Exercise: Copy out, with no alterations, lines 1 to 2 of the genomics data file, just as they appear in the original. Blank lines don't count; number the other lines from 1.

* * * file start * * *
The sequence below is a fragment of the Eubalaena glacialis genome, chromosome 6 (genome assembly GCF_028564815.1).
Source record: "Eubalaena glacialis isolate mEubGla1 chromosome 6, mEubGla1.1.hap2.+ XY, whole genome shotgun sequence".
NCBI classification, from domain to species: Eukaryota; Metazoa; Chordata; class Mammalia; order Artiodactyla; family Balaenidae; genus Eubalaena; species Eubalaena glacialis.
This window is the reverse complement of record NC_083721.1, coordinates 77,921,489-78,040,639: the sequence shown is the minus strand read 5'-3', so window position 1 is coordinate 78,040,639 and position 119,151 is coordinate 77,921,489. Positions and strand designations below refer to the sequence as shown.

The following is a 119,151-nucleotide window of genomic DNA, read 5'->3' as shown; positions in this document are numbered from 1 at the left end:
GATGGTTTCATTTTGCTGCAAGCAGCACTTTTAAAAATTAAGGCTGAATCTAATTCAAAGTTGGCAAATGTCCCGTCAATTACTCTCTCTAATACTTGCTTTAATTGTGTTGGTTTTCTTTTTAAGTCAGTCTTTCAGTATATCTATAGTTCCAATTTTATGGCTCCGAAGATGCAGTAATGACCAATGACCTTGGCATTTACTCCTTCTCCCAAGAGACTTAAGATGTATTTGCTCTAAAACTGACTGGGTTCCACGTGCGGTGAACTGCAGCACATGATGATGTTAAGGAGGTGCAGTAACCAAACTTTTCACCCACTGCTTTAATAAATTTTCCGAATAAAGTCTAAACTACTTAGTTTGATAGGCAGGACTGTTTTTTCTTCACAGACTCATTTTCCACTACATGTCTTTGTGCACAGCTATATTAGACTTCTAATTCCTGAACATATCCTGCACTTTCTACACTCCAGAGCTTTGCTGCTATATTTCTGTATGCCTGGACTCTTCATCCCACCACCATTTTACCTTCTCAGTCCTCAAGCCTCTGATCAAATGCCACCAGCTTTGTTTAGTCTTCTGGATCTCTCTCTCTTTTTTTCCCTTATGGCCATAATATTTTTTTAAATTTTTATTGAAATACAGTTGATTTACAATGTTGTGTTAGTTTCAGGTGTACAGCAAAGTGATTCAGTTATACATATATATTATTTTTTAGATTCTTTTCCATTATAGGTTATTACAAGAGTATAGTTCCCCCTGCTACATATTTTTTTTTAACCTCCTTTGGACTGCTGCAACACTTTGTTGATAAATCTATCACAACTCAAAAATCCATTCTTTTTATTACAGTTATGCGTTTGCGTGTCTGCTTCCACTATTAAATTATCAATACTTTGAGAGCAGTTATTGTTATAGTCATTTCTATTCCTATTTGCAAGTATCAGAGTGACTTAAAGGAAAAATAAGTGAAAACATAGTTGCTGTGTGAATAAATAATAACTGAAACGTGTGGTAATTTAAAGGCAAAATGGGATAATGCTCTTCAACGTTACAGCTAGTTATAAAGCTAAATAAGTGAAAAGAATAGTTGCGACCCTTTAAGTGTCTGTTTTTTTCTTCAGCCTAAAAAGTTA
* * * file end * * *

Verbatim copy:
The sequence below is a fragment of the Eubalaena glacialis genome, chromosome 6 (genome assembly GCF_028564815.1).
Source record: "Eubalaena glacialis isolate mEubGla1 chromosome 6, mEubGla1.1.hap2.+ XY, whole genome shotgun sequence".